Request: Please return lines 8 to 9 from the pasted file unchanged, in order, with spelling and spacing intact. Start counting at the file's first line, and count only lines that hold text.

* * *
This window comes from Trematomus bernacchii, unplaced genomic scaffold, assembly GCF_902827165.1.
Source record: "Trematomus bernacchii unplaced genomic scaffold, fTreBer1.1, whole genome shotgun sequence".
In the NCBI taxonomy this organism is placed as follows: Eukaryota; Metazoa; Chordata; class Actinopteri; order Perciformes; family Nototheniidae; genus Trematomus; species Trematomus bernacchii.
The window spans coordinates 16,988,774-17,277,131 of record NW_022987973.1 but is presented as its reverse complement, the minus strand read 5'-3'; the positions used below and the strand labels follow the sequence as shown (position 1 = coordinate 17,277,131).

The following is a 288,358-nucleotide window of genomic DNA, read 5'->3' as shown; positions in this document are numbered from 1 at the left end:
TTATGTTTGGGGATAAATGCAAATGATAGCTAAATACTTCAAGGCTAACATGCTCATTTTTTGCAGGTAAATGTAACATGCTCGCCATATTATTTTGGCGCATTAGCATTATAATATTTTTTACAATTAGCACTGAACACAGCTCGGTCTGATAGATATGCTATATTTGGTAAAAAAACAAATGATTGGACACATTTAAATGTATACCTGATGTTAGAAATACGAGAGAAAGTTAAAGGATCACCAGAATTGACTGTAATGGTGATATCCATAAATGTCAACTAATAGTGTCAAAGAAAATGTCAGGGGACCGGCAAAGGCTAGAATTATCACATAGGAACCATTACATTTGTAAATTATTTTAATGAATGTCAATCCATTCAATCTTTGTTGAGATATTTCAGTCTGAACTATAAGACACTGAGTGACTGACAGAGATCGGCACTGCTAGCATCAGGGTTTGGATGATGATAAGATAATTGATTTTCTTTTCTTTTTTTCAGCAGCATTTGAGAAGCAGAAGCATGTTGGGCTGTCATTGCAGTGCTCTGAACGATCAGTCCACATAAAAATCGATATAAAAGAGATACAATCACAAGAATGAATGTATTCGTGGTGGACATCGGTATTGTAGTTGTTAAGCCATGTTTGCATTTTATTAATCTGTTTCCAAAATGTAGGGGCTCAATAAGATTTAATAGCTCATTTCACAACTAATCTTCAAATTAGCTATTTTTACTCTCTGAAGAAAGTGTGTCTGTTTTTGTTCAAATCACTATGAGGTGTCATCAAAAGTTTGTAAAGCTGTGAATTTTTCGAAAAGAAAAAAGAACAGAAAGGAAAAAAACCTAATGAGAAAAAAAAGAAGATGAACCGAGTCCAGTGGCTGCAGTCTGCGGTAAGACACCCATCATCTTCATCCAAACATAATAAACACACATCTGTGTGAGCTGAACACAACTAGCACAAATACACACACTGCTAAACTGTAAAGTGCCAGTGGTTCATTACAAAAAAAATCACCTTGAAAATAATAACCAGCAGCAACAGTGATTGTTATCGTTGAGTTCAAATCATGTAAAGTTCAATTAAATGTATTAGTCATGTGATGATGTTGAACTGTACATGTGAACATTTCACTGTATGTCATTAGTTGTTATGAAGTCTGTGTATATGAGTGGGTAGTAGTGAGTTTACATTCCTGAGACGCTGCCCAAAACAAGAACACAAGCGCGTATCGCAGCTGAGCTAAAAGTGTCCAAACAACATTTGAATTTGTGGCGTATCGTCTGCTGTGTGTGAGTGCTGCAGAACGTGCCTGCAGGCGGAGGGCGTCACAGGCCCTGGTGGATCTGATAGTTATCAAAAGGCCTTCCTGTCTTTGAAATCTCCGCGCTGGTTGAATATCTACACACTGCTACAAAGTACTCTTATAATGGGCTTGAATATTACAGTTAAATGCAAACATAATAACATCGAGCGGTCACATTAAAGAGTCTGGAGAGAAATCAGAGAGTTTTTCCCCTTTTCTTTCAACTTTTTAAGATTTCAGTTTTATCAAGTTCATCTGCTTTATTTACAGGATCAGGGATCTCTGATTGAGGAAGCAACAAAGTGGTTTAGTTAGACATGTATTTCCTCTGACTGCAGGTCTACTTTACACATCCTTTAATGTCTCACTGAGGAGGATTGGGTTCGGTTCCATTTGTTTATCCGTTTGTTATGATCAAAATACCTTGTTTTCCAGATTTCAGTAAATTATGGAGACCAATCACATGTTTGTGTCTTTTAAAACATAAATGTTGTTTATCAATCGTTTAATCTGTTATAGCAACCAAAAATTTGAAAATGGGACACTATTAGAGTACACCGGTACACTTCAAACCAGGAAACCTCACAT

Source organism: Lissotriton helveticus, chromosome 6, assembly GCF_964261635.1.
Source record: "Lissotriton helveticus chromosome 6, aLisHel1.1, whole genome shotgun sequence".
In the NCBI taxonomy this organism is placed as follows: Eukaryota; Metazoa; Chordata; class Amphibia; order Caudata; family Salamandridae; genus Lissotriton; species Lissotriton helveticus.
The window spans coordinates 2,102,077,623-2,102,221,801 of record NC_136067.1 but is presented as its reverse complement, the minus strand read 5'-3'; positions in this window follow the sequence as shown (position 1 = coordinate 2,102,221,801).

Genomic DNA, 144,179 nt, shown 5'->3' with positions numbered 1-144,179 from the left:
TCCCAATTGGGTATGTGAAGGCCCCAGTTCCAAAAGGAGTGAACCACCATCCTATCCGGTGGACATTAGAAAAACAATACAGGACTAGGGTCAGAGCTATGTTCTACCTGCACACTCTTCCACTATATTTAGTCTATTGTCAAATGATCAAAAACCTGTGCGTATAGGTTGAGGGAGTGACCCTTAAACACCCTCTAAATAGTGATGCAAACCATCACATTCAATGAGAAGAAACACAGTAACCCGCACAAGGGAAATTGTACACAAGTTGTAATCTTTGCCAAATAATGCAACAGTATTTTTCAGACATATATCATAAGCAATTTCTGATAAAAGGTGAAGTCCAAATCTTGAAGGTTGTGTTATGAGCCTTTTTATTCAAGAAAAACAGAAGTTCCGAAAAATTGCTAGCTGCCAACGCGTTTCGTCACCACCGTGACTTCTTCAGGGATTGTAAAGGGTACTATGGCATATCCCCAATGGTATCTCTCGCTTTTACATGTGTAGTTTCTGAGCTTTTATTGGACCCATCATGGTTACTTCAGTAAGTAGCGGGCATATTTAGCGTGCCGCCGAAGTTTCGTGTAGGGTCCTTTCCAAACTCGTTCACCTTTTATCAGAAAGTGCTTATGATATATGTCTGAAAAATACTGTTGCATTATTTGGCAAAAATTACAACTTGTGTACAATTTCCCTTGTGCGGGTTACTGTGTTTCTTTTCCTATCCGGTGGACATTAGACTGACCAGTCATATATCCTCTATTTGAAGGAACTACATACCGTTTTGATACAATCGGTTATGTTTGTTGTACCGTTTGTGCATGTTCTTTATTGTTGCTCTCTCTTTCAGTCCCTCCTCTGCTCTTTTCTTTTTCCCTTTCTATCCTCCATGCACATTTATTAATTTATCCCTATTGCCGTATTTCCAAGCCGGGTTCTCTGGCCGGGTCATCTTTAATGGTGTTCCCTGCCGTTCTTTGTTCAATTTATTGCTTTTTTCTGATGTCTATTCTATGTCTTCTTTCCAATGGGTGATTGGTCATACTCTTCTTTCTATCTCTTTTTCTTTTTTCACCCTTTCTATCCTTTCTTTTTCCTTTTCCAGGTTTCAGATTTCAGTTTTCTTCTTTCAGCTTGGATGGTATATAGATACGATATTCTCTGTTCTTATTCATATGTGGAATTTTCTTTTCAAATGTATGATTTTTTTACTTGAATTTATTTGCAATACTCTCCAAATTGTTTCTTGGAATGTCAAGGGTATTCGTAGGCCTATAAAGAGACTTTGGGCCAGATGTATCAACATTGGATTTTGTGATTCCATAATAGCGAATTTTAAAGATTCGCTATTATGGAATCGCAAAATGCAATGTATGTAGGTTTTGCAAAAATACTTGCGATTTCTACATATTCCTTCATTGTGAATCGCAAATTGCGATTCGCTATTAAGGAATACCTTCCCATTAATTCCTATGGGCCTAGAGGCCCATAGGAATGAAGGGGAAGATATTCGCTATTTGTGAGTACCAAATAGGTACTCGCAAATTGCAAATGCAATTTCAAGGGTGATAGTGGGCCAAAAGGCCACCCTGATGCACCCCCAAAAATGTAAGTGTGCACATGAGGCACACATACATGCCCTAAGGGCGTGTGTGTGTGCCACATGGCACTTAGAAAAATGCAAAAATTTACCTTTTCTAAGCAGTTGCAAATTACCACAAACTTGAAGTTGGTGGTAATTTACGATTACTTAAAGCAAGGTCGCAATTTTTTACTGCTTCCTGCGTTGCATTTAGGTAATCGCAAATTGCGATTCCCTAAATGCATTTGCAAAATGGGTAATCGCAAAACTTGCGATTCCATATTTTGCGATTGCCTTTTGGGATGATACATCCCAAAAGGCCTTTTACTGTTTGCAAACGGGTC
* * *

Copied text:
Source record: "Lissotriton helveticus chromosome 6, aLisHel1.1, whole genome shotgun sequence".
In the NCBI taxonomy this organism is placed as follows: Eukaryota; Metazoa; Chordata; class Amphibia; order Caudata; family Salamandridae; genus Lissotriton; species Lissotriton helveticus.